Following Brian Williams’ admission that a story he had been telling for years involving a helicopter in which he was riding over Baghdad in 2003 being struck by a rocket-propelled grenade was mostly fabricated, Williams found that he had few defenders outside of NBC News.
There was one prominent fabulist that backed up Williams, a man who found himself run out of a nightly newscast on a rail after repeatedly reporting a story that was proven inaccurate: Dan Rather. It was as dubious endorsement and one in which Williams’ contemporaries who also sat in network news desks in past decades do not seem eager to join.
According to a report via The New York Post’s Page Six (hat tip to Jammie Wearing Fools), Williams’ predecessor, Tom Brokaw, thinks that it is in the best interest of both NBC and the Nightly News for the network to jettison Williams.
“Brokaw wants Williams’ head on a platter,” an NBC source said. “He is making a lot of noise at NBC that a lesser journalist or producer would have been immediately fired or suspended for a false report.”
“Tom Brokaw and [former NBC News President] Steve Capus knew this was a false story for a long time and have been extremely uncomfortable with it,” the source said.
“NBC bosses don’t understand how serious this is. Nobody in a leadership position is talking to the troops. Nobody has addressed it,” the source said.
Brokaw is right. This is a credibility-shredding debacle that would result in the firing of a lesser figure. It seems, however, that Williams is secure in his position despite admitting he had embellished his story. The Post reported that NBC News executive are standing behind Williams, and he will not face any form of punishment – let alone dismissal – as a result of this episode.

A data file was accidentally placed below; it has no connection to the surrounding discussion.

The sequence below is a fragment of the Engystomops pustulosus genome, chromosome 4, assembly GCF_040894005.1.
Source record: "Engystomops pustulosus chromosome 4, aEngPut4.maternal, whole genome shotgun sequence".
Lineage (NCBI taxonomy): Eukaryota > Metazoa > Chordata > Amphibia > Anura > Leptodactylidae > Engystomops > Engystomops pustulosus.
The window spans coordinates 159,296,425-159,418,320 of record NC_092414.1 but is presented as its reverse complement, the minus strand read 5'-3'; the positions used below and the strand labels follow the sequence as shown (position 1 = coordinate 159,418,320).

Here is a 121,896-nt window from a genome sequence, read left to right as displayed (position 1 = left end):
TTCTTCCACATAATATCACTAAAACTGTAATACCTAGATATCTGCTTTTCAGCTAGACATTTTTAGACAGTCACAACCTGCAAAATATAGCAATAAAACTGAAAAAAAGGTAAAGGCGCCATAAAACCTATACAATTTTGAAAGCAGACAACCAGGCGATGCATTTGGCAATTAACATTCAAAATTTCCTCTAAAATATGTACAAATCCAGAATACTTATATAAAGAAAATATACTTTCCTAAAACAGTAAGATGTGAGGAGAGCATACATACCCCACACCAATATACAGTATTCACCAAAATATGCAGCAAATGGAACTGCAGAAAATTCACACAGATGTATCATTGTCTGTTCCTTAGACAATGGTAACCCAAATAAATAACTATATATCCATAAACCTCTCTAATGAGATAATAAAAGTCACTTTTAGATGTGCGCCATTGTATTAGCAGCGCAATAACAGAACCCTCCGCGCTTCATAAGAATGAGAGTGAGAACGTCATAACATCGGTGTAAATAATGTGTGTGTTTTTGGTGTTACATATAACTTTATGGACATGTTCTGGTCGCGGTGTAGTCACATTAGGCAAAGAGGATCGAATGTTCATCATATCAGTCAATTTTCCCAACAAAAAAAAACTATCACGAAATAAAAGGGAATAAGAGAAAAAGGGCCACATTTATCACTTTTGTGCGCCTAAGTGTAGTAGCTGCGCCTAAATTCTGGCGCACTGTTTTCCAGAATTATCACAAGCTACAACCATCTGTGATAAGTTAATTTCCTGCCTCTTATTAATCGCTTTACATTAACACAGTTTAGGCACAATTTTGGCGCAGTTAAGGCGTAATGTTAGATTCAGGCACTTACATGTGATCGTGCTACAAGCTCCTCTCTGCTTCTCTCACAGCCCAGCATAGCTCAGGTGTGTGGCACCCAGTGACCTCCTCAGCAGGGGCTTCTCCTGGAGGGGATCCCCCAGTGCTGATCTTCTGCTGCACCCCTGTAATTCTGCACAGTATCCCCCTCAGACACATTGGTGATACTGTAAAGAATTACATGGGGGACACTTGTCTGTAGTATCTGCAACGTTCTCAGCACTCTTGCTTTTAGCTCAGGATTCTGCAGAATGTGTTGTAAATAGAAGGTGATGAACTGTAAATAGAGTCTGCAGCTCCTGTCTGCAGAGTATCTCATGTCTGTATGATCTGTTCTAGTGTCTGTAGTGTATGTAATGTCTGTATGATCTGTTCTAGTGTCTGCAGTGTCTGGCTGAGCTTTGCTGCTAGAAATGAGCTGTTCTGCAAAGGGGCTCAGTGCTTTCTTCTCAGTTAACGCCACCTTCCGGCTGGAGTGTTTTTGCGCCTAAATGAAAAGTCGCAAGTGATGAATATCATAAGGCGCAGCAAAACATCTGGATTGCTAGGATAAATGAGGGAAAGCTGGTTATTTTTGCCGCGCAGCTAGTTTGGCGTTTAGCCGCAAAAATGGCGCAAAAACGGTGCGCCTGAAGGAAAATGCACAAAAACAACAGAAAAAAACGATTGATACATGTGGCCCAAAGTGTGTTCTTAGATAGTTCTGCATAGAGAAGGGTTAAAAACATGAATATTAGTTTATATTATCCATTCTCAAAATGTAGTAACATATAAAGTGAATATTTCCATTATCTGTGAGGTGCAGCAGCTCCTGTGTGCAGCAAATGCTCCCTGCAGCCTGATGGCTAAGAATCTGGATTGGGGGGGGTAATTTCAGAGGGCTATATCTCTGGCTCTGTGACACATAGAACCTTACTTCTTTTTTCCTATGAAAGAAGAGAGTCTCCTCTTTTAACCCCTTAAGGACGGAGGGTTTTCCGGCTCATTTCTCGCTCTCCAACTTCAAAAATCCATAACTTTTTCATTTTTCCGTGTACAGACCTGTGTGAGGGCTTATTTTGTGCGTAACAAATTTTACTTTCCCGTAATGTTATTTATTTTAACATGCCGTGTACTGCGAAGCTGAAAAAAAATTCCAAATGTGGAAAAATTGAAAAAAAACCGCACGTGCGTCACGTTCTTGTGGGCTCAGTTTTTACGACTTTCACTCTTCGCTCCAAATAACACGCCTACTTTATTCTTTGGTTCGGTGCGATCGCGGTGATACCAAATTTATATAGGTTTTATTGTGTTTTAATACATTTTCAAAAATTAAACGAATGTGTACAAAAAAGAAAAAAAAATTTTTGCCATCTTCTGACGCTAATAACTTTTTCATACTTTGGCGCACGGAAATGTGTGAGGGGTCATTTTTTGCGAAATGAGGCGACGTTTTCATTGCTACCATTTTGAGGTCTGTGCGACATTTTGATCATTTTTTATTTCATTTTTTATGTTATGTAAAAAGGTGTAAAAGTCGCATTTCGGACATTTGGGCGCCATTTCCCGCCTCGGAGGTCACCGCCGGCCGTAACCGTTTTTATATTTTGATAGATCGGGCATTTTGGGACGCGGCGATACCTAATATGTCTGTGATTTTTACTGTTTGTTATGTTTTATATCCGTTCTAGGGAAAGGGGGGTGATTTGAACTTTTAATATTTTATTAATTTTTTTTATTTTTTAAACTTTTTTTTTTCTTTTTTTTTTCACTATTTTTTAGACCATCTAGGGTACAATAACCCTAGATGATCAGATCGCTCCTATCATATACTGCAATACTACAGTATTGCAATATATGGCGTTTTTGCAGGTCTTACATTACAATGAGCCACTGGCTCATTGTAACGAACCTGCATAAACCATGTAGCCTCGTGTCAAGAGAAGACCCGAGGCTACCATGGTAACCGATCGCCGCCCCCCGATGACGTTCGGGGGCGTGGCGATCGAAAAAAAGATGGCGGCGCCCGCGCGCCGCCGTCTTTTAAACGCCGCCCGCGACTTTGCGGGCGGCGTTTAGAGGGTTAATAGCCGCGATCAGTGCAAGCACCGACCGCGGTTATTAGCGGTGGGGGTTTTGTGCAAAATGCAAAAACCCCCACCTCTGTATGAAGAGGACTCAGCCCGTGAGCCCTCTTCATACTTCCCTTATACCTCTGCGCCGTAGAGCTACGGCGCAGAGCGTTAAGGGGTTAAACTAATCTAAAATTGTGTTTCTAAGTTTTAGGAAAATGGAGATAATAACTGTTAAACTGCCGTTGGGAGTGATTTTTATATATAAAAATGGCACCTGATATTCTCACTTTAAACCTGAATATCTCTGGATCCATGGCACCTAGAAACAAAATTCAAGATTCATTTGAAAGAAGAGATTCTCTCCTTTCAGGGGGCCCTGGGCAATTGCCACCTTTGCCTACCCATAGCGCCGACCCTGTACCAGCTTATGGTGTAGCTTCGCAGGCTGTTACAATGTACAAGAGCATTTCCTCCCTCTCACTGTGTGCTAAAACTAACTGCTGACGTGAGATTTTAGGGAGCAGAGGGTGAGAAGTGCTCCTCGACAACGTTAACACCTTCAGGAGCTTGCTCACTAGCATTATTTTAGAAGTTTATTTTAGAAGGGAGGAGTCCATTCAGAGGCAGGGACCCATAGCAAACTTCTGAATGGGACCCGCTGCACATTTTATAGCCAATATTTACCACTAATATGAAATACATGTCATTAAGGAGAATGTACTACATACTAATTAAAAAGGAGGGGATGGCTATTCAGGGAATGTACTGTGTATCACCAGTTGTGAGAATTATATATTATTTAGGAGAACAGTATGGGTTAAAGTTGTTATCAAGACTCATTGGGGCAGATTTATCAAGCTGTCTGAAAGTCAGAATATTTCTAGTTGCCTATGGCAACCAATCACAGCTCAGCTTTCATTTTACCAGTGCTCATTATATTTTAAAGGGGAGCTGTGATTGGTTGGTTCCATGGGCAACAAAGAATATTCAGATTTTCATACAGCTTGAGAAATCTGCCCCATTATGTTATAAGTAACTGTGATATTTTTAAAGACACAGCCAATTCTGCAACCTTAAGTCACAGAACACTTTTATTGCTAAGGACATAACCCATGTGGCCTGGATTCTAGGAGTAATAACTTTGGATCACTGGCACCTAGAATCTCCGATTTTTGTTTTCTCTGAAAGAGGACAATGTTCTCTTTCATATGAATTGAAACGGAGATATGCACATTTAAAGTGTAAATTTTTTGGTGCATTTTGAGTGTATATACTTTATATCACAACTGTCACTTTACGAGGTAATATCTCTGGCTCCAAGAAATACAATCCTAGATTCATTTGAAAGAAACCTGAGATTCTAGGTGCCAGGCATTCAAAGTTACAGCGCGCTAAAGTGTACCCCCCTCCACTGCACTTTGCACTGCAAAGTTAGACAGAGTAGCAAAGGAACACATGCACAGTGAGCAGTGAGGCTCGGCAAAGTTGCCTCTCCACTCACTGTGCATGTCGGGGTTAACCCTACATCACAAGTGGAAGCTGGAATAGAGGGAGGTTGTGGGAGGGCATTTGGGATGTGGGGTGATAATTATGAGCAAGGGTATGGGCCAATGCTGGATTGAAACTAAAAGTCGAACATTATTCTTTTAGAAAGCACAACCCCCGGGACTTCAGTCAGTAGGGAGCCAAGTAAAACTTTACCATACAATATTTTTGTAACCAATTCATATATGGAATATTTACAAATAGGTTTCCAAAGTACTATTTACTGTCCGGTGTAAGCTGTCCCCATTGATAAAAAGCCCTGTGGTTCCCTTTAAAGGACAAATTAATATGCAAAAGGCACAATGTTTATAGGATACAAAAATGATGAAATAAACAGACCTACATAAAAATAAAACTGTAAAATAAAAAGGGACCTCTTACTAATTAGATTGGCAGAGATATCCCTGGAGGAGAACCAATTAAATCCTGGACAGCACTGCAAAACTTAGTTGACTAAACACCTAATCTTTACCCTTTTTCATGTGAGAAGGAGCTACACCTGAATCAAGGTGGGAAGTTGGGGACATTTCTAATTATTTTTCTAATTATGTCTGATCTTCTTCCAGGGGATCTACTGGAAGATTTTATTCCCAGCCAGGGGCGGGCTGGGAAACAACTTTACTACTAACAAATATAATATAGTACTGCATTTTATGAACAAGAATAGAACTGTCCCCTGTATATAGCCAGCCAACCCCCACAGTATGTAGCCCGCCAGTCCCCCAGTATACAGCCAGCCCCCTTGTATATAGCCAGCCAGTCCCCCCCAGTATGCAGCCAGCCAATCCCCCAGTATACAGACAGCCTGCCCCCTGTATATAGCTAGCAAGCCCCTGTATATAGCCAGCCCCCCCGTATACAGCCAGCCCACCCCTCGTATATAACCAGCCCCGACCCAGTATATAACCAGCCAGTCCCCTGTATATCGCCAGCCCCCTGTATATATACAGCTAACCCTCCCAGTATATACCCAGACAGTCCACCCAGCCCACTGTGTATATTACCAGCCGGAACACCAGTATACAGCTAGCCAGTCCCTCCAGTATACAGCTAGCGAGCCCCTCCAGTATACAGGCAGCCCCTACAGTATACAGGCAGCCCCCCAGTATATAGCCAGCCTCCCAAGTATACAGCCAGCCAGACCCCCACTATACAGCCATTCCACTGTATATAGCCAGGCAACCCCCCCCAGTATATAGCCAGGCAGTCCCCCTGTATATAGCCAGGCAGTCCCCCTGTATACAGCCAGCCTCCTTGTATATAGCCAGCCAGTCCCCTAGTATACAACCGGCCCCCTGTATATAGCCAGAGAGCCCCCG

The Washington Post confirms The New York Post’s reporting.
This executive, who spoke on the condition of anonymity because she was not authorized to comment on behalf of the network, said NBC News’s top managers were surprised to learn that Williams’s story was in error after he posted an apology to several service members on NBC News’s Facebook page over the weekend. The executive said that an informal inquiry probably will be carried out, but the working assumption was that Williams had made “an honest mistake, which he’s now apologized for.”
Surely, Brokaw has his legacy and the institution he helped built to think about. He’s probably not especially thrilled by the prospect that Williams’ inflated tale will likely shadow him and the news team he leads for the rest of his tenure as NBC’s lead anchor. There are, however, enough conflicting accounts of whether or not Williams’ helicopter came under some fire (small arms, not an RPG) that it may never be definitively known whether Williams intentionally lied or simply incorrectly recalled his experiences in Iraq in 2003.
If ambiguity prevails, NBC will look prescient when this controversy eventually fades and Williams continues to draw the highest ratings of any network news personality. While it will remain a stain on the reputation of the network that he helped build, Brokaw probably won’t see any penalty applied to his successor a result of his decade-long lapse in judgment.
UPDATE: Brokaw contends that The Post’s source is just making stuff up.
“I have neither demanded nor suggested Brian be fired,” Brokaw said in an email to The Huffington Post. “His future is up to Brian and NBC News executives.”